Another round of winter weather is headed straight for the metro area, and yet - this time - I'm not discouraged. I spent this morning over strong coffee, looking out the back window at the clear roads and the whiteish haze of salt treatment left over from the last round of wintry weather, and grinned. It will get sloppy again, but this time it won't be as bad. This is when winter really gets fun -- the common motorist looks upon the winter cyclist as a nut, a crazed fool with no other alternatives for transportation - when in reality the roads underneath are just as traction-providing as they are in spring-time. This is gonna be a good week to get back into the swing of things. The fears of getting cold, getting wet, loathing of discomfort, are fading - and as I prepared my laundry for the coming week I also took the time to dust off the thick gloves, the rain pants, the tights, the thicker wool socks and the long un-used winter headcovers and wool caps. I haven't ridden to work for months now, really. Aside from brief rides and the VERY fun New Year's Day ride, I have barely been on the bicycle. I ache for a ride - and I desperately want to break the "car" habit.
The sun is rising again on a passion that has long been buried under the ashes of personal tragedy and borderline depression. It's time to stoke these fires once again, brush away the ashes of despair and toss a few fresh hardwoods on these waning embers.
I see myself, the winter warrior once more suiting up for the challenge at hand. It's not un-usual to mentally transcend my own suburban existance and fancy myself at Vostok, suiting up to check the telemetry settings on a perimeter wind-speed sensor. Perhaps a Canadian Mounted, pulling on heavy boots and lining his pockets with provisions for a midnight patrol along the Trans-Canada #1 in deep January. Not just some cube-jockey on his way to work to create another meaningless spreasheet, but something harder, more romantic. A Norweigan military policeman, looking out over the harsh Arctic waters, monitoring Russian patrol boat activity, as the winter sun barely peeks its head over the horizon behind me - perhaps putting thumb to pipe tobacco to pass the hours, waiting for my captain to return with a pot of hot tea. Certainly not "just" in Kansas, riding along a safe two-lane road. Perhaps to the motorists around me my mission is daring enough; to hold one's head defiant and walk past the car with its promise of speedy transport without icy winds and exposure, with the promise of heat and entertainment and a soft chair - to walk past all that without a moment's hesitation, to put instead metal spikes into icy slush, to play among the steel beasts at intersections and precariously defy convention, to travel as the harder peoples of only 100 years ago would have. Perhaps fantasy isn't neccessary. Perhaps abject refusal to subscribe to the notion that the human race has become soft by taking up the handlebars and putting my chin to my chest in a frigid headwind, facial hair gathering ice along the way, is enough. A noble choice, or a foolish one - it is mine to shoulder, and my own story to create. Whether making my way across the tundra with medicine for my family, or simply making my way to another day at work with a laptop - however I choose to describe it, it's DAMN good to throw my leg over the top tube again, and set off into the challenge. If it was easy, everyone would do it - and because not everyone does I can hold my head strong with pride in my own personal demonstration that this nation's men have NOT gotten soft. There are still some of us that would have it the hard way. Regardless of the freedoms we have earned and the luxuries we can afford, we choose to suffer, to remind ourselves what life is about.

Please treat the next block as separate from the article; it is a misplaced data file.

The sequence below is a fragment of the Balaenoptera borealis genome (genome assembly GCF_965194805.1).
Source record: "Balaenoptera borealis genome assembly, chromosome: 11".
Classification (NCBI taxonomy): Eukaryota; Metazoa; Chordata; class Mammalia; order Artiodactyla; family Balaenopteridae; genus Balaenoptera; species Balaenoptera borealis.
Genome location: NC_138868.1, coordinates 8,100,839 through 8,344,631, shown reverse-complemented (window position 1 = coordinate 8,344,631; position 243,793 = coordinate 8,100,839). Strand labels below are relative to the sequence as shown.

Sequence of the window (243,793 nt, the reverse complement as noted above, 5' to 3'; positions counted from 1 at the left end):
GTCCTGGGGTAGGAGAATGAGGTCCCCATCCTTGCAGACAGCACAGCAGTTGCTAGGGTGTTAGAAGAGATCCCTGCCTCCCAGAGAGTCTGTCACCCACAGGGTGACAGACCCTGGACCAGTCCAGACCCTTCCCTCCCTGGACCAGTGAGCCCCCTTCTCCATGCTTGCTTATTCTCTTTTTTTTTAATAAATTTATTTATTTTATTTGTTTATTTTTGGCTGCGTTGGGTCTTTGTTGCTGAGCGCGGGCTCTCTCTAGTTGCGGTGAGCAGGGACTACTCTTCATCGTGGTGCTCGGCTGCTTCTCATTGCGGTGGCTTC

Bring on the snow - I will not waver.

January 19, 2007

A new look -- sorta

Just got finished uploading new pages to the Commuterdude.com website, so take a peek when you get time -- the look and feel is nearly the same, as I don't have time to get everything into Flash animation and java applet format, etc. I just don't care THAT much, ya know?! Someday... But, for now, the menus have been updated with location markers to make navigation easier, and most importantly the Gear and Logistics pages have been changed to the HOW and WHAT pages, and the former lighting page has been absorbed into the new WHAT page. Explore, and enjoy -- the texts have also been updated and corrected to be a little more up to date, considering the last time I updated ANY of the content on commuter gear and lighting was August of 2001!!!! Yeesh. Anyone with a handlebar mounted LED headlight knows how out-of-date THAT page was. Yeesh.
Anyways -- I'm slowly re-emerging from the shadows, and back into the role of Team Captain, and you should also note that the Team and Ride update page has been updated a little as well -- the focus taken OFF the team itself, and placed on the RIDES that are coming up. If you scroll down, the team photos and info are still there -- just not as apparent as before. Now, you have one less click to get to the upcoming ride information, which is what most people are visiting that page for these days.

Our next team ride is Feb. 27th, a Saturday -- technically, the new year's day ride was out January edition -- so if you missed that one, too bad! Sorry!

Talk to you all soon!